United States District Court, M.D. Alabama, Northern Division
KEITH WATKINS CHIEF UNITED STATES DISTRICT JUDGE
the court is Plaintiff Therral Hatfield's pro se
Motion for Reconsideration Pursuant to Rule 60(b)(6). (Doc. #
67.) Final judgment was entered in Mr. Hatfield's 28
U.S.C. § 2255 application on October 21, 2015. (Doc. #
54.) Mr. Hatfield asserts that he is due relief from that
judgment because of fraud and misconduct by the Government
and his defense attorney that resulted in the court relying
on false evidence in ruling on his claim of ineffective
assistance of counsel. (Doc. # 67, at 2.) Specifically, Mr.
Hatfield presents a new affidavit by Latasha Hill in which
she claims to have lied in her trial testimony that Mr.
Hatfield aimed and fired a gun at her on March 26, 2010, when
in fact (she says now) Mr. Hatfield only accidentally fired
the gun. (Doc. # 67-4, at 2.) She also says that she was not
on the phone with the 911 operator when the gun went off (as
she previously testified), and instead that she called the
police only after the shooting occurred. (Doc. # 67-4, at 2.)
According to Mr. Hatfield, this new evidence “prov[es]
the 911 call was actually favorable to petitioner and not
prejudicial as the government and trial counsel falsely
presented to the court, ” that his counsel was thus
constitutionally inadequate for failing to play the recording
for the jury, and therefore that his § 2255 application
would have been granted but for the court's reliance on
his attorney's statement that the recording was
incriminating. (Doc. # 67, at 5.)
court liberally construes Mr. Hatfield's motion because
he is proceeding pro se. Campbell v. Air Jamaica
Ltd., 760 F.3d 1165, 1169 (11th Cir. 2014). Federal Rule
of Civil Procedure 60(b) allows a party to seek relief from a
final judgment under a limited set of circumstances,
including fraud and newly discovered evidence - the two
categories that most closely fit Mr. Hatfield's plea for
relief. See Fed. R. Civ. P. 60(b)(2), (3).
Unfortunately, those categories also come with a strict time
limitation: “A motion under Rule 60(b) must be made
within a reasonable time - and for reasons (1), (2), and (3)
no more than a year after the entry of the judgment.”
Fed.R.Civ.P. 60 (c)(1). Because final judgment was entered in
Mr. Hatfield's § 2255 application on October 21,
2015, his Rule 60 motion on these grounds is
this, Mr. Hatfield notes that motions under Rule 60(b)(5) and
(b)(6) need only be “made within a reasonable
time.” (Doc. # 67, at 1 (citing Fed.R.Civ.P.
60(b)(c)(1)).) True. But while subsection (b)(5) speaks in
seemingly broad terms about providing relief if
“applying [the judgment] prospectively is no longer
equitable, ” the Eleventh Circuit has made clear that
this avenue is foreclosed to habeas petitioners. Griffin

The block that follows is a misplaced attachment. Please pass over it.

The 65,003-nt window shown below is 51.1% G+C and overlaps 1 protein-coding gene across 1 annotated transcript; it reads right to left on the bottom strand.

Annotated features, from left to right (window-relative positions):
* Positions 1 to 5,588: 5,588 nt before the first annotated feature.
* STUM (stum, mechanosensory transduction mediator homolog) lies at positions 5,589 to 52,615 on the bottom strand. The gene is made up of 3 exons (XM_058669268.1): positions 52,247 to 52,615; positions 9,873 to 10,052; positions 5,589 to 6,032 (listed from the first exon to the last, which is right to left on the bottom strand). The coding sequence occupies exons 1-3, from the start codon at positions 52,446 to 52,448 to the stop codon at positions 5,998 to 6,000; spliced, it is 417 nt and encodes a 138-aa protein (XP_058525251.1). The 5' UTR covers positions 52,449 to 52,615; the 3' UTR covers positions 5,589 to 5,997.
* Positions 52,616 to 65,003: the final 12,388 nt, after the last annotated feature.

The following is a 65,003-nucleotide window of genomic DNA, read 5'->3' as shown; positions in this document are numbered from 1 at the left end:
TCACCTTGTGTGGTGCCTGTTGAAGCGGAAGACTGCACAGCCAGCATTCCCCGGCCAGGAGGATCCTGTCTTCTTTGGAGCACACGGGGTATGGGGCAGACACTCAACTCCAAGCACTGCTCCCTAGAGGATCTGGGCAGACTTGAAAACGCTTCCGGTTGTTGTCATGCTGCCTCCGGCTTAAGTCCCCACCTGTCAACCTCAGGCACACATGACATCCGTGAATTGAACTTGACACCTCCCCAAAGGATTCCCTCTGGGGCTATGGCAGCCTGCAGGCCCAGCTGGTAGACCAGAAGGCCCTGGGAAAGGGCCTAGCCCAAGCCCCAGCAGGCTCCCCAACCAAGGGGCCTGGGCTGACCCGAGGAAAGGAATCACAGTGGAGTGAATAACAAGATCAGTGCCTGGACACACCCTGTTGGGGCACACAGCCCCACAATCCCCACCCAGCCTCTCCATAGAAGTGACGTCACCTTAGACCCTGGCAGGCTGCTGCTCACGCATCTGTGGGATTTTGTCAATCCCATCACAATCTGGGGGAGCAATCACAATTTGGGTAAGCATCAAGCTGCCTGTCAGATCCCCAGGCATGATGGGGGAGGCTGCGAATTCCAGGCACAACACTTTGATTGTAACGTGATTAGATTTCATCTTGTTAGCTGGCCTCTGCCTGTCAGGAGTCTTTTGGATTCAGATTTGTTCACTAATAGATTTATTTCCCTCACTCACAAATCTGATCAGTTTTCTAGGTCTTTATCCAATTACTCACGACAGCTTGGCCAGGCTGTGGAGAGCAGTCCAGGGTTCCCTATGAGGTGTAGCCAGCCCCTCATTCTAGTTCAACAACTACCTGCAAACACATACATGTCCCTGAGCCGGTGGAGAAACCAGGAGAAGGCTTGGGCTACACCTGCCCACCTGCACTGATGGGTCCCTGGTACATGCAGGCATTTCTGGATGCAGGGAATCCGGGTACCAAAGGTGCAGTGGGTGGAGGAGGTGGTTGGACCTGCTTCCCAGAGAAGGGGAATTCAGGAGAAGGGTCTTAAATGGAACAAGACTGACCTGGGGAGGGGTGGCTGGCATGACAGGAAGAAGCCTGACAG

v. Sec'y, Fla. Dep't of Corr., 787 F.3d 1086,
1091 (11th Cir. 2015).
leaves Rule 60(b)(6)'s “any other reason that
justifies relief.” This route would require Mr.
Hatfield to demonstrate “circumstances [that] are
sufficiently extraordinary to warrant relief.”
Toole v. Baxter Healthcare Corp., 235 F.3d 1304,
1317 (11th Cir. 2000). To be sure, a judgment resulting from
a fraud perpetrated on the court can meet this high bar.
See Rozier v. Ford Motor Co., 573 F.2d 1332, 1338
(5th Cir. 1978). But “only the most egregious
misconduct, such as bribery of a judge or members of a jury,
or the fabrication of evidence by a party in which an
attorney is implicated, will constitute a fraud on the
court” for these purposes. Id. (emphasis
added) (citation omitted).
Hatfield has not shown that such fraud occurred here. Even
accepting as true Ms. Hill's affidavit that she lied at
trial about the details of the March 26 shooting, this new
evidence does not show that the evidence on which the court
relied in ruling on Mr. Hatfield's § 2255
application was fabricated, nor that Mr. Hatfield's
attorney was somehow implicated in Ms. Hill's perjury. In
fact, as the Magistrate Judge wrote in the Recommendation the
court adopted, Mr. Hatfield's trial attorney
“vigorously cross-examined [Ms. Hill] on this subject
and suggested that the firearm had accidentally
discharged.” (Doc. # 51, at 18.) To the extent Mr.
Hatfield contends that the outcome of his trial
would have been different had Ms. Hill testified truthfully,
that presents a new habeas claim on the merits, which the
court does not have jurisdiction to consider absent
authorization from the Eleventh Circuit. See Gonzales v.
Crosby, 545 U.S. 524, 532 (2005); cf. 28 U.S.C.
§§ 2255(h), 2244(b)(3)(A).
it is ORDERED that Mr. Hatfield's Motion for
Reconsideration Pursuant to Rule 60(b)(6) (Doc. # 67) is
 Even if timely, a Rule 60(b)(2) motion
for relief based on newly discovered evidence typically
presents a new habeas application and is therefore governed
by 28 U.S.C. § 2244(b). See Gonzales v. Crosby,
545 U.S. 524, 531 (2005) (citing Rodwell v. Pepe,
324 F.3d 66, 69 (1st Cir. 2003)); see also 28 U.S.C.
 In Bonner v. City of
Prichard, 661 F.2d 1206, 1209 (11th Cir. 1981) (en
banc), the Eleventh Circuit adopted as binding precedent all
decisions of the former Fifth Circuit handed down prior to